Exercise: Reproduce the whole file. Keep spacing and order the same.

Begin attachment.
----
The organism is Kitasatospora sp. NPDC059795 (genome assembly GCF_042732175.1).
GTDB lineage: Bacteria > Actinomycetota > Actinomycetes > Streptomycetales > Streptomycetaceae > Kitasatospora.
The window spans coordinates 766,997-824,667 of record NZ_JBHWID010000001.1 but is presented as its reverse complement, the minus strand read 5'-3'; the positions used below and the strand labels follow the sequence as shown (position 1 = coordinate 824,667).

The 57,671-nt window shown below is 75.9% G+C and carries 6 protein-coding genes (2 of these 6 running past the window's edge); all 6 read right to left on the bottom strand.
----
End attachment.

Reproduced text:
The organism is Kitasatospora sp. NPDC059795 (genome assembly GCF_042732175.1).
GTDB lineage: Bacteria > Actinomycetota > Actinomycetes > Streptomycetales > Streptomycetaceae > Kitasatospora.
The window spans coordinates 766,997-824,667 of record NZ_JBHWID010000001.1 but is presented as its reverse complement, the minus strand read 5'-3'; the positions used below and the strand labels follow the sequence as shown (position 1 = coordinate 824,667).

The 57,671-nt window shown below is 75.9% G+C and carries 6 protein-coding genes (2 of these 6 running past the window's edge); all 6 read right to left on the bottom strand.